In 1976, it was announced that women would be able to serve in the United States Air Force, claiming  that the women who applied would be the first to fly military aircraft. That was untrue. Women of the WASP program had not yet been recognized for their service and contributions during World War II, and they wanted people to know that they truly were the first women military pilots.

“The Women Airforce Service Pilots courageously answered their country’s call in a time of need while blazing a trail for the brave women who have given and continue to give so much in service to this nation since. Every American should be grateful for their service, and I am honored to sign this bill to finally give them some of the hard-earned recognition they deserve." -President Obama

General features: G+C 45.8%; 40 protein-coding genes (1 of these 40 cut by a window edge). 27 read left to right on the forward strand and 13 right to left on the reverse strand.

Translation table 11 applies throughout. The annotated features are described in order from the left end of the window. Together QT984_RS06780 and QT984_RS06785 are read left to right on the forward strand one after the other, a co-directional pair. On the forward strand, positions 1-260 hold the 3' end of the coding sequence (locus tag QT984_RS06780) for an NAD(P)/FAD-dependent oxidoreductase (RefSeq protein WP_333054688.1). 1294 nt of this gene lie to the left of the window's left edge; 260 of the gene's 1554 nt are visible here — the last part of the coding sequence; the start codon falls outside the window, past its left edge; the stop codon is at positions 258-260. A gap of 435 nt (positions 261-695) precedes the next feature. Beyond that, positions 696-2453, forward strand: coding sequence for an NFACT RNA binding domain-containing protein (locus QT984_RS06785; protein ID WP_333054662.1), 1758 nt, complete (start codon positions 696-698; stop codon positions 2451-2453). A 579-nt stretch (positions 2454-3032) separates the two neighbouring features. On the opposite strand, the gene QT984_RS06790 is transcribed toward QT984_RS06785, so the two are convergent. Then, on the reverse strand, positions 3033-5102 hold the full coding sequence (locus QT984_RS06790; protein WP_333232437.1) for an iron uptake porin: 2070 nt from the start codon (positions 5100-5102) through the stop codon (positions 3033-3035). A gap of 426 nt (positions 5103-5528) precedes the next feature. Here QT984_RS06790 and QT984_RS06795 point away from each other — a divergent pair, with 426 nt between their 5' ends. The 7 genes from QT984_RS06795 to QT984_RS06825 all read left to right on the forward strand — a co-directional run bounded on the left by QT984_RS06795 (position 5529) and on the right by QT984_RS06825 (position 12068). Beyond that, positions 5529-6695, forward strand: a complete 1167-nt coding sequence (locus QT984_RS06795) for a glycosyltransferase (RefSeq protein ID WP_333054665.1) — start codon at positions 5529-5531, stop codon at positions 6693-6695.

On November 23, 1977, President Carter signed a bill into law stating that the WASPs had officially served as active duty in the Armed Forces, granting them veteran status. In 1979, the WASPs were also granted official discharges from the Department of the Air Force. In 2010, they earned Congressional Gold Medals, the highest civilian honor, presented by Congress. The Women Airforce Service Pilots’ legacy is shown in over 50,000 women in the Air Force today. Their hard work has paid off in leading the way for young women to fly for their country.

Front page of The Stars and Stripes: The National Tribune,
November 10, 1977, Courtesy of Wings Across America

Courtesy of the U.S. Mint

Header Image: National WASP WWII Museum, Sweetwater, TX